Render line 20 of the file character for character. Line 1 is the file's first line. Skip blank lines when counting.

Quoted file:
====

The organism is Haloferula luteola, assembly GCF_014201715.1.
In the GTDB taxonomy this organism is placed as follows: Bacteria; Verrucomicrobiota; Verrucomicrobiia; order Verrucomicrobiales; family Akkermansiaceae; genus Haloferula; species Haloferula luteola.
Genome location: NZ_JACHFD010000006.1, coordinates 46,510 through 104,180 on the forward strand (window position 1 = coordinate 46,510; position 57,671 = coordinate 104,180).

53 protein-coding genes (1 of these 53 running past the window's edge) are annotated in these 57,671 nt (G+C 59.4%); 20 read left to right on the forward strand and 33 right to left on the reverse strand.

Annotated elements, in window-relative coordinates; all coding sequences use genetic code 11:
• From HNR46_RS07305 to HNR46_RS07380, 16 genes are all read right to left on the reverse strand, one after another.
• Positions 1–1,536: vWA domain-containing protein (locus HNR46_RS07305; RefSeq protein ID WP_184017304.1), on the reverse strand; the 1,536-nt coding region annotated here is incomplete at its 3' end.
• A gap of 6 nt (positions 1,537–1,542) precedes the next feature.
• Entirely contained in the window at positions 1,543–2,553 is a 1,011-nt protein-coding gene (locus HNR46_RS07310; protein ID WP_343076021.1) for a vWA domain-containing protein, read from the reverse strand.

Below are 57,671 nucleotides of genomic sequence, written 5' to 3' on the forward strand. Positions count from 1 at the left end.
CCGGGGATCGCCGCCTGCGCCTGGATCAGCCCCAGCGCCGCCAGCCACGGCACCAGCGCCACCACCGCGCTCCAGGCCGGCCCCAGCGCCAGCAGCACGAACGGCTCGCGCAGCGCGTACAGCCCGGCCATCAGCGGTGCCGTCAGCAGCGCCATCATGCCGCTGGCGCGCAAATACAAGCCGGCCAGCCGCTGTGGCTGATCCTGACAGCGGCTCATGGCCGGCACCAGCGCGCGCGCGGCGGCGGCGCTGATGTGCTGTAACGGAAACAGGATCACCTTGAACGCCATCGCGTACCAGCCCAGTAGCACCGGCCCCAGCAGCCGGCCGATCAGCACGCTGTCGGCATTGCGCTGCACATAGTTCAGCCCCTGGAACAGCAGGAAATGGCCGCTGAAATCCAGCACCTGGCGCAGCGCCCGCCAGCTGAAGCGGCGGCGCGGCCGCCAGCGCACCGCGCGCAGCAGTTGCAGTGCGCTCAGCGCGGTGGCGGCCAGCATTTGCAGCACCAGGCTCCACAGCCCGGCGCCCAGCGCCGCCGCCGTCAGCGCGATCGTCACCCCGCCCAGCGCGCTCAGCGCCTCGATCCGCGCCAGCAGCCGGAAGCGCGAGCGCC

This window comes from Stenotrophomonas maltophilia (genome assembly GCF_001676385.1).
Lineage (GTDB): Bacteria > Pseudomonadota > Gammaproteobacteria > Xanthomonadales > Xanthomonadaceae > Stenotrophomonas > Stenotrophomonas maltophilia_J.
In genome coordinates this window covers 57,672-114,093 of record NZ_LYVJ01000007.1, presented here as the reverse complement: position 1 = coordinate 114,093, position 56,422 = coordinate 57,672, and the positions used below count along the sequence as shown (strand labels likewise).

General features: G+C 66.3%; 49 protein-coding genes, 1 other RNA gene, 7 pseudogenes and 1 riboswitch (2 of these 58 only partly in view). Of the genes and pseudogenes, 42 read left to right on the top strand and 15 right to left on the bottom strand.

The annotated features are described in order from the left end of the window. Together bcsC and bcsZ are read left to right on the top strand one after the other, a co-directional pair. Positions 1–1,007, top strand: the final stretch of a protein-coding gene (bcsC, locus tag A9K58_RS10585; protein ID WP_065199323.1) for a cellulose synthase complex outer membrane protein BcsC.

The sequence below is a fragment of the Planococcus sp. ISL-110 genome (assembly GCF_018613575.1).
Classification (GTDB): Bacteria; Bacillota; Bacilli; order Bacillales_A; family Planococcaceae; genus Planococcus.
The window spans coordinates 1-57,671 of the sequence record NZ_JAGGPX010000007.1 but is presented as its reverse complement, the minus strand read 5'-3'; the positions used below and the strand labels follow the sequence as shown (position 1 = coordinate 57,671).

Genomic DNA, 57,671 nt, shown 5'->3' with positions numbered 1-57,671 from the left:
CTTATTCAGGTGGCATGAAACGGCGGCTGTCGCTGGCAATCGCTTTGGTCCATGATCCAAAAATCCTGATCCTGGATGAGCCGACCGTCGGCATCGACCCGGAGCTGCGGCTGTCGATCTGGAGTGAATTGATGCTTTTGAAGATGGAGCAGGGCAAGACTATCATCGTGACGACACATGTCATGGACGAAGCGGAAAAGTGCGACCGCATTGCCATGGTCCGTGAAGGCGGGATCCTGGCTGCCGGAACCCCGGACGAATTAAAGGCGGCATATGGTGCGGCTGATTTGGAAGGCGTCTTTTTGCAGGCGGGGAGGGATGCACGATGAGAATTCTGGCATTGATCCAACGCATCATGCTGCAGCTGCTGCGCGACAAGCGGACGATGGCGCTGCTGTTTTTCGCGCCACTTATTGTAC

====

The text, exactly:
Genomic DNA, 57,671 nt, shown 5'->3' with positions numbered 1-57,671 from the left: